The social transformation of Eastern Europe has proceeded much faster, and the destruction of communism's legitimacy and efficacy has been more complete, than was deemed possible even a few years ago. A common tenet among the economies now emerging from communism is the lack of significant private wealth, even though there are capital assets that are used in production and have the potential to generate profits. However, since there is no relevant history of profits in the emerging economies, there is no way to meaningfully assess values of capital assets.
The financial system provides for linkages through time: Exchanges of money for well-defined claims to future-money flow are made daily. Thus, the financial structure and the physical capital assets of a capitalist economy link the present and the past to the future.
The options available to the emerging economies with respect to their financial structure are limited-the lack of significant private wealth leads to weak market for financial instruments and poor prospects for market-based financing. The initial choice of a financial structure is constrained to universal banks or public holding companies. Special venture capital holding companies and local independent banks should be integrated into the financial structure to facilitate entrepreneurial spirit. The public holding company is favored as a transitional instrument to foster the development of information and private wealth, and should be modeled after the Reconstruction Finance Corporation of the New Deal era.
Working Paper No. 64 | November 1991
This paper suggests that there are two longstanding views on business cycles and economic dynamics: One emphasizes endogenous stability plus exogenous disturbances, while the other focuses on endogenous instability plus institutional 'containing' or "thwarting" mechanisms. The latter tradition regards business cycles and economic instability as the natural and inherent consequence of self-interest-motivated behavior in complex economies with sophisticated financial institutions. In fact, it is the interaction between the system's endoge-nous dynamics and the effects of institutions and interventions which, if "apt," constrains the outcomes of capitalist market processes to acceptable outcomes.
The endogenous instability view of the economy, in which institutional structures and interventions stabilize the fragile, essentially refutes Lucas: He asserts that the economy is a mechanism that transforms exogenous shocks (either random or unanticipated policy interventions) into business cycles, thus generating a growth equilibrium. Recent history has illustrated the flaws of laissez-faire theory as the postwar capitalist economies that have enjoyed consistently high levels of growth are big government interventionist economies. The challenge for the future is recognizing that market processes are deficient not only in their ability to maintain aggregate demand, but also as devices for assuring productive investment and a tolerable distribution of income.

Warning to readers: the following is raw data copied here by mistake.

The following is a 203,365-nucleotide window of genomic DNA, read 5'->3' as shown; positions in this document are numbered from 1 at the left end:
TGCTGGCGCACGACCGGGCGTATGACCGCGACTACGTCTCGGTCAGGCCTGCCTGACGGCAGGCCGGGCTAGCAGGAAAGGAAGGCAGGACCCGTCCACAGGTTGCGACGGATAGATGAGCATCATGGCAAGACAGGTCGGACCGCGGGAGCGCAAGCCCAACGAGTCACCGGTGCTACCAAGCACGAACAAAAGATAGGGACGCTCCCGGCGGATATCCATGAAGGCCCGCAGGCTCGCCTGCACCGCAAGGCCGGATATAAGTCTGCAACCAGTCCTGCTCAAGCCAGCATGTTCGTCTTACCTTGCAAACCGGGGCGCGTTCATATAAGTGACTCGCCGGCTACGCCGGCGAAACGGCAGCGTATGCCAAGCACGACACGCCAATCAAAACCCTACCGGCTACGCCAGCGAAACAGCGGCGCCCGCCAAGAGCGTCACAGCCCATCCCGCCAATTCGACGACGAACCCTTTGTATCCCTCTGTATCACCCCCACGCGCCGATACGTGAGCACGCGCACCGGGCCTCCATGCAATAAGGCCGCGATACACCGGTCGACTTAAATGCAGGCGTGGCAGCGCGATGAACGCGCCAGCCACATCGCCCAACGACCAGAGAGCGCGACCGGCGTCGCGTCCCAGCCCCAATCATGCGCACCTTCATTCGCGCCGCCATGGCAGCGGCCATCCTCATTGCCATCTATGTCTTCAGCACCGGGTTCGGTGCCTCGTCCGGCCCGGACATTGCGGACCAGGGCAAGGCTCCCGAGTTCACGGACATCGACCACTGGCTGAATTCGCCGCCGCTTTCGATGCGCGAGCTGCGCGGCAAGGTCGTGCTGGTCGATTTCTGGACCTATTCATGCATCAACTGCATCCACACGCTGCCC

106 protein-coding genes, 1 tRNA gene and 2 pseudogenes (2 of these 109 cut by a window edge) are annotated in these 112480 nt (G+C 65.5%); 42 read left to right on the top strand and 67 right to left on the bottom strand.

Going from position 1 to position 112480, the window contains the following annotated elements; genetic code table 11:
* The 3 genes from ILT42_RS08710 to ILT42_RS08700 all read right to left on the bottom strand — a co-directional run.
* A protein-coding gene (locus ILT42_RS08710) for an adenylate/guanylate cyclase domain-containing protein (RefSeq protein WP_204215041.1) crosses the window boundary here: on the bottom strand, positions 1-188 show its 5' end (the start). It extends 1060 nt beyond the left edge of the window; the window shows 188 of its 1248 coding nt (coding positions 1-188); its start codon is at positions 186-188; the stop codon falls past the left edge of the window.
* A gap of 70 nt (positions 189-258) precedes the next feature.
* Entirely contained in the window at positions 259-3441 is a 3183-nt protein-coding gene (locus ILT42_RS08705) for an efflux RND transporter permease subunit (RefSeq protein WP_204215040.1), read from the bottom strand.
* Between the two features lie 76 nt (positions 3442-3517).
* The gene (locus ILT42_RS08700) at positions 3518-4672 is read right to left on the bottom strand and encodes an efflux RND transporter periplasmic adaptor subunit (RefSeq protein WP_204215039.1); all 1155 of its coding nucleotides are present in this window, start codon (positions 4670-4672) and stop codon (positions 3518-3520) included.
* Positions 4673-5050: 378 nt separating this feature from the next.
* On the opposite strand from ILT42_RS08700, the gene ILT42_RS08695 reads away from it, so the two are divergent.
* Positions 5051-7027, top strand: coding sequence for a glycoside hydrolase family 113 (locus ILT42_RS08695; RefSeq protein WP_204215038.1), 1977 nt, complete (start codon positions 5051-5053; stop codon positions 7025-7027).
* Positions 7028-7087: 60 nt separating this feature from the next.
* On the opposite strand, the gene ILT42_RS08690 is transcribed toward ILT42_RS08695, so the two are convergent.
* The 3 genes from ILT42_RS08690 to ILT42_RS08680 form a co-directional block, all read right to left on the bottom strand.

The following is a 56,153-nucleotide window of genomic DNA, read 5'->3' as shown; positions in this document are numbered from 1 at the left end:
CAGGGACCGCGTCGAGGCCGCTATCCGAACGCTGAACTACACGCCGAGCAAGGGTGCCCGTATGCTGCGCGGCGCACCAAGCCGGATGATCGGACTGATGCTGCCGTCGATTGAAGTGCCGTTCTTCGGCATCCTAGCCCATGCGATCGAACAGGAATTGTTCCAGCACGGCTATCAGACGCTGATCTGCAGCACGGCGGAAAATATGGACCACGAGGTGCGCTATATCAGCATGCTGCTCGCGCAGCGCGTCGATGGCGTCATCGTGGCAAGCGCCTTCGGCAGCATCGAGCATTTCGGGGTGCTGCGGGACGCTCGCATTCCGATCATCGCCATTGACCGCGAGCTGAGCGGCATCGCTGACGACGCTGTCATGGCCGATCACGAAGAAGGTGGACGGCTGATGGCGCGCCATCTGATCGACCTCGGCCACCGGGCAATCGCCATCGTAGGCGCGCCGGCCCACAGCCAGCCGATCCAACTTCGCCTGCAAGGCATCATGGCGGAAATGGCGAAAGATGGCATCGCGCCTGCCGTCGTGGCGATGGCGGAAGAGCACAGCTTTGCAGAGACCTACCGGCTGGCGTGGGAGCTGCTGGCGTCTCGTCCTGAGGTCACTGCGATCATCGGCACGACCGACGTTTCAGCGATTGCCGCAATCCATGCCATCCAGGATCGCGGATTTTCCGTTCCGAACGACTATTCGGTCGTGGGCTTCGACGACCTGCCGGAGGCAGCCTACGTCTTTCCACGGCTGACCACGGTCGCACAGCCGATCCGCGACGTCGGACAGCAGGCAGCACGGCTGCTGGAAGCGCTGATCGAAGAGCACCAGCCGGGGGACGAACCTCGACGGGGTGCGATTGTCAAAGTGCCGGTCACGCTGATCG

Working Paper No. 51 | April 1991
Systemic or Idiosyncratic
The presentations at this conference are by economists from Academies and economists who professionally confront real world problems, either in private finance or in public policy. As economists we accept that the remarks made by Keynes in the closing passage of The General Theory are true: "... the ideas of economists and political philosophers, both when they are right and when they are wrong, are more powerful than is commonly understood. Indeed the world is ruled by little else. Practical men, who believe themselves to be quite exempt from any intellectual influences, are usually the slaves of some defunct economist. ....I am sure the power of vested interests is vastly exaggerated compared with the gradual encroachment of ideas. ... Soon or late it is ideas, not vested interests, which are dangerous for good or evil."
We like this assertion not only because it makes us important but also because it makes good sense.
The ideas that Keynes refers to are theories. A theory prior for rational action. A of system behavior is a proposed action, whether by individual agents in households or firms, a bank, a government agency or a legislative body is appropriate action only as a theory connects the action to the desired result. Because some institutions, such as deposit insurance, the savings and loan industry, and a number of the great private banks, that served the economy well during the first two generations after the great depression, seem to have broken down, the need to reform and to reconstitute the financial structure is now on the legislative agenda.
As we try to fix the financial system three questions should be asked of the pushers of a policy proposal:
- "What is it that is taken to be broke?",
- "What theory about proposal?"
- What are the dire consequences of not fixing that which you assert is broke?
In what follows I will take up three points
- Two views of the results of the economic process
- Systemic and idiosyncratic sources of financial crises
- Some ideas about the scope for policy in the present "crisis".